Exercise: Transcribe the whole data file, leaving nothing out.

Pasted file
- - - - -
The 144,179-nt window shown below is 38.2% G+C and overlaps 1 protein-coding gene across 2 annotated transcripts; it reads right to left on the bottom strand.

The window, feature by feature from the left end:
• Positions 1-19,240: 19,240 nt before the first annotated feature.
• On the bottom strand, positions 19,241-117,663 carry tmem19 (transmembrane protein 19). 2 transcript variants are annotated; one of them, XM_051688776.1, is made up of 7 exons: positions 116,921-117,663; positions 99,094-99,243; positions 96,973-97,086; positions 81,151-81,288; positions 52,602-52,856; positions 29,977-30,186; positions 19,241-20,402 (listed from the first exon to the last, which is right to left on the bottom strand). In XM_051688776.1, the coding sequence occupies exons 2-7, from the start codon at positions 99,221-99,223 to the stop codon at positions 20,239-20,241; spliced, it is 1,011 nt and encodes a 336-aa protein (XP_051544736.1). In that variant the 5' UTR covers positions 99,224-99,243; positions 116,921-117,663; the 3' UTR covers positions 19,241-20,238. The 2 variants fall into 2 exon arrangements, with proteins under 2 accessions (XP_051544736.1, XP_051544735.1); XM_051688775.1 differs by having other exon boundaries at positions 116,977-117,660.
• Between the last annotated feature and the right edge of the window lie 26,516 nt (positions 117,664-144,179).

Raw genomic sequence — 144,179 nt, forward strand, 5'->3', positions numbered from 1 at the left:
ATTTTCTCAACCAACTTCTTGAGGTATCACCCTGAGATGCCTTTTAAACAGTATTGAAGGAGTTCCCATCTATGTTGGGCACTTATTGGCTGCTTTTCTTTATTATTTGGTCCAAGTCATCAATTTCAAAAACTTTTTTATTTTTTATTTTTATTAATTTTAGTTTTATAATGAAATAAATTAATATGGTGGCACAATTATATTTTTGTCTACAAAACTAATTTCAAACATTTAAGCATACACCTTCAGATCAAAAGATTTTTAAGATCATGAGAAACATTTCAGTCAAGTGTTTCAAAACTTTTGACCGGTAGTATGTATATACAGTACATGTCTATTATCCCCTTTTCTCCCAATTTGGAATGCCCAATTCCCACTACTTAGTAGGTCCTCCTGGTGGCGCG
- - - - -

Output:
The 144,179-nt window shown below is 38.2% G+C and overlaps 1 protein-coding gene across 2 annotated transcripts; it reads right to left on the bottom strand.

The window, feature by feature from the left end:
• Positions 1-19,240: 19,240 nt before the first annotated feature.
• On the bottom strand, positions 19,241-117,663 carry tmem19 (transmembrane protein 19). 2 transcript variants are annotated; one of them, XM_051688776.1, is made up of 7 exons: positions 116,921-117,663; positions 99,094-99,243; positions 96,973-97,086; positions 81,151-81,288; positions 52,602-52,856; positions 29,977-30,186; positions 19,241-20,402 (listed from the first exon to the last, which is right to left on the bottom strand). In XM_051688776.1, the coding sequence occupies exons 2-7, from the start codon at positions 99,221-99,223 to the stop codon at positions 20,239-20,241; spliced, it is 1,011 nt and encodes a 336-aa protein (XP_051544736.1). In that variant the 5' UTR covers positions 99,224-99,243; positions 116,921-117,663; the 3' UTR covers positions 19,241-20,238. The 2 variants fall into 2 exon arrangements, with proteins under 2 accessions (XP_051544736.1, XP_051544735.1); XM_051688775.1 differs by having other exon boundaries at positions 116,977-117,660.
• Between the last annotated feature and the right edge of the window lie 26,516 nt (positions 117,664-144,179).

Raw genomic sequence — 144,179 nt, forward strand, 5'->3', positions numbered from 1 at the left:
ATTTTCTCAACCAACTTCTTGAGGTATCACCCTGAGATGCCTTTTAAACAGTATTGAAGGAGTTCCCATCTATGTTGGGCACTTATTGGCTGCTTTTCTTTATTATTTGGTCCAAGTCATCAATTTCAAAAACTTTTTTATTTTTTATTTTTATTAATTTTAGTTTTATAATGAAATAAATTAATATGGTGGCACAATTATATTTTTGTCTACAAAACTAATTTCAAACATTTAAGCATACACCTTCAGATCAAAAGATTTTTAAGATCATGAGAAACATTTCAGTCAAGTGTTTCAAAACTTTTGACCGGTAGTATGTATATACAGTACATGTCTATTATCCCCTTTTCTCCCAATTTGGAATGCCCAATTCCCACTACTTAGTAGGTCCTCCTGGTGGCGCG